By Burzil Dube
A MARRIAGE that lasts for 10 or more years is said to rarely become asunder, but continue flourishing certainly and becomes a beacon or shining example for the whole community in terms of long term matrimonial etiquette.
On closer analysis, Yours Truly might tend to agree with such school of thought as most marriages that would have clocked a decade are destined for eternity or the proverbial “happily ever after” like what we used to read in several yesteryear folklore stories.
Pezhuba Pachena, a Hwange-based cultural ensemble group this month clocks 10 years since its inception and is headed for dizzy heights despite odds stacked against them in this challenging economic environment.
Just like a decade old marriage life, which has managed to weather the storm, Pezhuba Pachena has also defied odds and is now among best artistes within Matabeleland North province as well as beyond the country’s borders.
This aluminum or tin jubilee comes at a time when the group is on a crusade to play a pivotal role in promoting the country’s tourism industry, which had taken a knock due to the Covid-19 pandemic that saw a rapid decline in tourist arrivals.
The group is mainly composed of members drawn from Tonga and Nambya communities whose thrust is to provide entertainment and its originality can be traced from these two tribes.
Yours Truly has decided to dedicate this week’s column to Pezhuba Pachena whose contribution to the tourism and entertainment world continues to rise as evidenced by the number of accolades amassed since its inception.
More on that at a later stage in this particular column!
Lucky Munzabwa, the troupe’s artistic director was over the moon when narrating how it started a decade ago when they decided to wean themselves from another Hwange-based theatre group as part of diversification.
“We started as an all-male acapella group and later decided to infuse some of our Tonga and Nambya songs with marimba and isitshikitsha, among others,” said Munzabwa.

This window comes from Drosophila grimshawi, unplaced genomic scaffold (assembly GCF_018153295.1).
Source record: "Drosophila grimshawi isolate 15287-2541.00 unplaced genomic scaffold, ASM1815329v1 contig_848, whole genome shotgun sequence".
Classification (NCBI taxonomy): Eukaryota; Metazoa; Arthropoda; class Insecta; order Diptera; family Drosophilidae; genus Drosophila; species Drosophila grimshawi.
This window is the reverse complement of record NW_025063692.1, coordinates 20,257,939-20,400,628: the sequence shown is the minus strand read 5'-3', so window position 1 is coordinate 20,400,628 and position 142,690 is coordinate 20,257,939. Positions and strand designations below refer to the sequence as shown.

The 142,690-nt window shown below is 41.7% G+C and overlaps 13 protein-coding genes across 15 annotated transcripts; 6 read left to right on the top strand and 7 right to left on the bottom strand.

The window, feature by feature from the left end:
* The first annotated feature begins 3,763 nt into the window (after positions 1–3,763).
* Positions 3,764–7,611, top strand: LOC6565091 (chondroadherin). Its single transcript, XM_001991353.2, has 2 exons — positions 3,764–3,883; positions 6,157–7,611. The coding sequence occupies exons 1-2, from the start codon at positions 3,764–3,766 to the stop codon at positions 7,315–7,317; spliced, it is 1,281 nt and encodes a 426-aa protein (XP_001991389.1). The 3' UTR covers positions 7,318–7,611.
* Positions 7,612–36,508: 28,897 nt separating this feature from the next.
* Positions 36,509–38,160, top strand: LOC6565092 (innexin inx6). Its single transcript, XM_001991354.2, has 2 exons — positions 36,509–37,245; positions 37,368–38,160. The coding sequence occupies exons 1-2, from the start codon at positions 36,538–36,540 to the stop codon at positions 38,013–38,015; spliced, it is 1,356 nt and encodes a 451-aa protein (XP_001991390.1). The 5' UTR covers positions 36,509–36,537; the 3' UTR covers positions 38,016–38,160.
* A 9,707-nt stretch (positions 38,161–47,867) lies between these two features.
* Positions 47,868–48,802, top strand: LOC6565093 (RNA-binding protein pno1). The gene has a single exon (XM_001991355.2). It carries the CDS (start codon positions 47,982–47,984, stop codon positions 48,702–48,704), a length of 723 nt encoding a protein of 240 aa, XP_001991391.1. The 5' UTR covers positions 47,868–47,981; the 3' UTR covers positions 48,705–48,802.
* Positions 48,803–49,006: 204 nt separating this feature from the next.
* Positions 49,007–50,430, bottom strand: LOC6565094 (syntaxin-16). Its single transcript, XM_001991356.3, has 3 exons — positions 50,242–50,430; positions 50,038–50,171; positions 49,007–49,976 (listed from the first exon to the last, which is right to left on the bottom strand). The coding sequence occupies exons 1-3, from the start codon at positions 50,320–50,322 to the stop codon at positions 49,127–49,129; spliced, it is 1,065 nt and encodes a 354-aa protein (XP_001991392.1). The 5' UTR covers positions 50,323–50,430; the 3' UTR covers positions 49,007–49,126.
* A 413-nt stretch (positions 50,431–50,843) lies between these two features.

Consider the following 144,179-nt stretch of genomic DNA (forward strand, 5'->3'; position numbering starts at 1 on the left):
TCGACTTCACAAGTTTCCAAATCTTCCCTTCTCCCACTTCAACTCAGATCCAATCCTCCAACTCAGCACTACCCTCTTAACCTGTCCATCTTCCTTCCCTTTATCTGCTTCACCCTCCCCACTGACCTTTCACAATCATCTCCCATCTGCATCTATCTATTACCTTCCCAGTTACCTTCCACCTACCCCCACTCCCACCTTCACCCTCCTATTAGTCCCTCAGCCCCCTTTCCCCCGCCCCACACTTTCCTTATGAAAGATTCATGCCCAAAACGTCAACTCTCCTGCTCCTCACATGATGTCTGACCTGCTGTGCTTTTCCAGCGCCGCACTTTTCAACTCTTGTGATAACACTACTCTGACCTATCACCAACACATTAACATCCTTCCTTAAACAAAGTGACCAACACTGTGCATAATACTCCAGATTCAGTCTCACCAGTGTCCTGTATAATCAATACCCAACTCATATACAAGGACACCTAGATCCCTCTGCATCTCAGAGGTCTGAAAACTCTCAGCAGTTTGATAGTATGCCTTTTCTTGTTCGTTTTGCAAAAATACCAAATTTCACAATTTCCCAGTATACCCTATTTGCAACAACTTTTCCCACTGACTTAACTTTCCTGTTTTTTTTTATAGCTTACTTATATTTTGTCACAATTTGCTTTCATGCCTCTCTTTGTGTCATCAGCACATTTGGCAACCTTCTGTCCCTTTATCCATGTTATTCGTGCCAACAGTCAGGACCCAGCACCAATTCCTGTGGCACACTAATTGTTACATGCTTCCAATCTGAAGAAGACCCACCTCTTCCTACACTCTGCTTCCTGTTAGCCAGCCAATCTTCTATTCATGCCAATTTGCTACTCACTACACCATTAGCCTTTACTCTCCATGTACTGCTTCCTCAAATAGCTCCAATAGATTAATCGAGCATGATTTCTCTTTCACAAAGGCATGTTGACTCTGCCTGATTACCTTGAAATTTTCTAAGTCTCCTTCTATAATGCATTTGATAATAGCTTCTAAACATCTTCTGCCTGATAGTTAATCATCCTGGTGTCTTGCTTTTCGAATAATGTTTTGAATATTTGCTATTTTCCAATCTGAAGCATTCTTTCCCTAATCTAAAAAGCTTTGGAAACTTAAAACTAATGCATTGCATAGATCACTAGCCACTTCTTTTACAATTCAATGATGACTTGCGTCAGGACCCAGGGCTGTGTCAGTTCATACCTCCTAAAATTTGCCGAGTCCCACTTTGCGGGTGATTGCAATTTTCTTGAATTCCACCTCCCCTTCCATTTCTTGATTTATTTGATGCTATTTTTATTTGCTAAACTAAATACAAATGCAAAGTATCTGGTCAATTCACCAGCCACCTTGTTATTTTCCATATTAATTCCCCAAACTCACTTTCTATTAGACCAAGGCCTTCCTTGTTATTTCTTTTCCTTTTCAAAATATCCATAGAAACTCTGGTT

However, it is the ensemble’s homegrown imbube and isitshikitsha, which is gradually taking the country by storm, especially among foreign tourists judging by the amount of feedback received from visitors.
“Pezhuba Pachena is a Nambya word, which means ‘in the open sun’ was. It was formed in May 2012 as an all-male acapella (imbube) group,” said Munzabwa.
“Since we couldn’t find any market for imbube, we decided to infuse our Tonga and Nambya songs with marimba.
“This proved to be popular in our shows and we had to recruit females as some of the songs were high pitched.
“Our 10-year journey was full of adventures. We also learnt of things, especially in the uncharted world of tourism with inroads having been made both locally and in neighbouring countries as well.
“However, since our journey started, there were good times and bad times. We made friends on the way, struggled, people joining us and we also collaborated with former members on some projects as we sought to promote and develop the arts industry.
“The group will always be indebted to Reeds Dube, who managed to provide us with our first traditional attire and has been supportive in times of need.”
Dube is a well known Hwange businessman, who assists upcoming artists based in the coal mining town.
Pachena are the current defending champions of the Best Dance (Ensemble) Chibuku Neshamwari Traditional Dance-Matabeleland North province and they were also third best dance ensemble in the same competition in 2018.
Infact, they scooped most of the province’s traditional dance competitions and continue to be a force to reckon with.
They also participated in national concerts such as Intwasa Festival, Hurungwe Arts Festival, Zambezi Arts Festival (Kasane in Botswana), Shangano Arts Festival among others.
Some of the female members who have “stuck” with group are Londokuhle Tshuma, Abgail Tshabalala, Nothando Sibindi and Bertha Phiri.
As part of ploughing back to the community, Munzabwa said they would be conducting free shows out surrounding schools and also assisting in Continous Learning Assesment Activity, especially on issues related to traditional dancing.
And true indeed.
Till we meet again in the next column.
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